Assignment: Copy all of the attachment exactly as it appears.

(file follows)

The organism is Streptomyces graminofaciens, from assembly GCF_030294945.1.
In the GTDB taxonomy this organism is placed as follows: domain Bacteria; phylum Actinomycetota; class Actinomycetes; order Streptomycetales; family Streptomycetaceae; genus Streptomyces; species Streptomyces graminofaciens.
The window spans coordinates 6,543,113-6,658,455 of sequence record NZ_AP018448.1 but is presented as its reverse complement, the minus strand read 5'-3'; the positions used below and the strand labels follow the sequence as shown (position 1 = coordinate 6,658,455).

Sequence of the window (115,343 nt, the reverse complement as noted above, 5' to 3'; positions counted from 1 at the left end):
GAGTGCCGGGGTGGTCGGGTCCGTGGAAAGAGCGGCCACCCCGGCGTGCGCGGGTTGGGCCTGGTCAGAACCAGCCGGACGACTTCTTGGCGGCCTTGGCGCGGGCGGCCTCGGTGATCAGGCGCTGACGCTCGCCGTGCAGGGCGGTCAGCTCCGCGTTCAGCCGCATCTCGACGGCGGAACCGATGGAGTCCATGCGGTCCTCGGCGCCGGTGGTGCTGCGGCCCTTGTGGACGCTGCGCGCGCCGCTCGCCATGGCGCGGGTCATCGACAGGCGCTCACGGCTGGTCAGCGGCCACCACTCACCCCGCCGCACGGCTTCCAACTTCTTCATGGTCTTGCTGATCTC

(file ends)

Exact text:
The organism is Streptomyces graminofaciens, from assembly GCF_030294945.1.
In the GTDB taxonomy this organism is placed as follows: domain Bacteria; phylum Actinomycetota; class Actinomycetes; order Streptomycetales; family Streptomycetaceae; genus Streptomyces; species Streptomyces graminofaciens.
The window spans coordinates 6,543,113-6,658,455 of sequence record NZ_AP018448.1 but is presented as its reverse complement, the minus strand read 5'-3'; the positions used below and the strand labels follow the sequence as shown (position 1 = coordinate 6,658,455).

Sequence of the window (115,343 nt, the reverse complement as noted above, 5' to 3'; positions counted from 1 at the left end):
GAGTGCCGGGGTGGTCGGGTCCGTGGAAAGAGCGGCCACCCCGGCGTGCGCGGGTTGGGCCTGGTCAGAACCAGCCGGACGACTTCTTGGCGGCCTTGGCGCGGGCGGCCTCGGTGATCAGGCGCTGACGCTCGCCGTGCAGGGCGGTCAGCTCCGCGTTCAGCCGCATCTCGACGGCGGAACCGATGGAGTCCATGCGGTCCTCGGCGCCGGTGGTGCTGCGGCCCTTGTGGACGCTGCGCGCGCCGCTCGCCATGGCGCGGGTCATCGACAGGCGCTCACGGCTGGTCAGCGGCCACCACTCACCCCGCCGCACGGCTTCCAACTTCTTCATGGTCTTGCTGATCTC